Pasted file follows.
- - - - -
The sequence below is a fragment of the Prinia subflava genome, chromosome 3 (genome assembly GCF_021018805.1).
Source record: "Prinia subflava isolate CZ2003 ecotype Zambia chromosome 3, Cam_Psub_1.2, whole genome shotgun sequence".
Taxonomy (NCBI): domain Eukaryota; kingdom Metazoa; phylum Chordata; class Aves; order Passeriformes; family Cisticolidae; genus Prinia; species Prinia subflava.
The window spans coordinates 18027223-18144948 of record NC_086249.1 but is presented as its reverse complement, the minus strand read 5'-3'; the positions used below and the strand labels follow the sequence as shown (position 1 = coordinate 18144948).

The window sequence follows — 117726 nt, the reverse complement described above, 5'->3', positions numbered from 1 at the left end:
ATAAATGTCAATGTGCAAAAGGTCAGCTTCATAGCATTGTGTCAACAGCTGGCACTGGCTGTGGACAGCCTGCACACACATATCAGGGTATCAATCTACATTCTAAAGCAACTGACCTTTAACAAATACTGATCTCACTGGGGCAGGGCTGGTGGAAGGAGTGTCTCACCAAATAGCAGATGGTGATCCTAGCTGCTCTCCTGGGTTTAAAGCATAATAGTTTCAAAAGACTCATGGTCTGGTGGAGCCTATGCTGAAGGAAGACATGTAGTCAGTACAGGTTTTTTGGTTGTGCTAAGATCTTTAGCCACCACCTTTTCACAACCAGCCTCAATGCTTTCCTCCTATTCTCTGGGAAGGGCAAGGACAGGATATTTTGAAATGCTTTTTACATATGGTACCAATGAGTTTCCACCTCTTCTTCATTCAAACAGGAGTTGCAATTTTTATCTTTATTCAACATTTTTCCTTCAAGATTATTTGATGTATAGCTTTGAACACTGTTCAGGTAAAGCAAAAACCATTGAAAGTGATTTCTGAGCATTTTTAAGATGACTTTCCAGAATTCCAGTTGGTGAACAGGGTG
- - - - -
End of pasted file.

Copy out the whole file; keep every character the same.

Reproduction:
The sequence below is a fragment of the Prinia subflava genome, chromosome 3 (genome assembly GCF_021018805.1).
Source record: "Prinia subflava isolate CZ2003 ecotype Zambia chromosome 3, Cam_Psub_1.2, whole genome shotgun sequence".
Taxonomy (NCBI): domain Eukaryota; kingdom Metazoa; phylum Chordata; class Aves; order Passeriformes; family Cisticolidae; genus Prinia; species Prinia subflava.
The window spans coordinates 18027223-18144948 of record NC_086249.1 but is presented as its reverse complement, the minus strand read 5'-3'; the positions used below and the strand labels follow the sequence as shown (position 1 = coordinate 18144948).

The window sequence follows — 117726 nt, the reverse complement described above, 5'->3', positions numbered from 1 at the left end:
ATAAATGTCAATGTGCAAAAGGTCAGCTTCATAGCATTGTGTCAACAGCTGGCACTGGCTGTGGACAGCCTGCACACACATATCAGGGTATCAATCTACATTCTAAAGCAACTGACCTTTAACAAATACTGATCTCACTGGGGCAGGGCTGGTGGAAGGAGTGTCTCACCAAATAGCAGATGGTGATCCTAGCTGCTCTCCTGGGTTTAAAGCATAATAGTTTCAAAAGACTCATGGTCTGGTGGAGCCTATGCTGAAGGAAGACATGTAGTCAGTACAGGTTTTTTGGTTGTGCTAAGATCTTTAGCCACCACCTTTTCACAACCAGCCTCAATGCTTTCCTCCTATTCTCTGGGAAGGGCAAGGACAGGATATTTTGAAATGCTTTTTACATATGGTACCAATGAGTTTCCACCTCTTCTTCATTCAAACAGGAGTTGCAATTTTTATCTTTATTCAACATTTTTCCTTCAAGATTATTTGATGTATAGCTTTGAACACTGTTCAGGTAAAGCAAAAACCATTGAAAGTGATTTCTGAGCATTTTTAAGATGACTTTCCAGAATTCCAGTTGGTGAACAGGGTG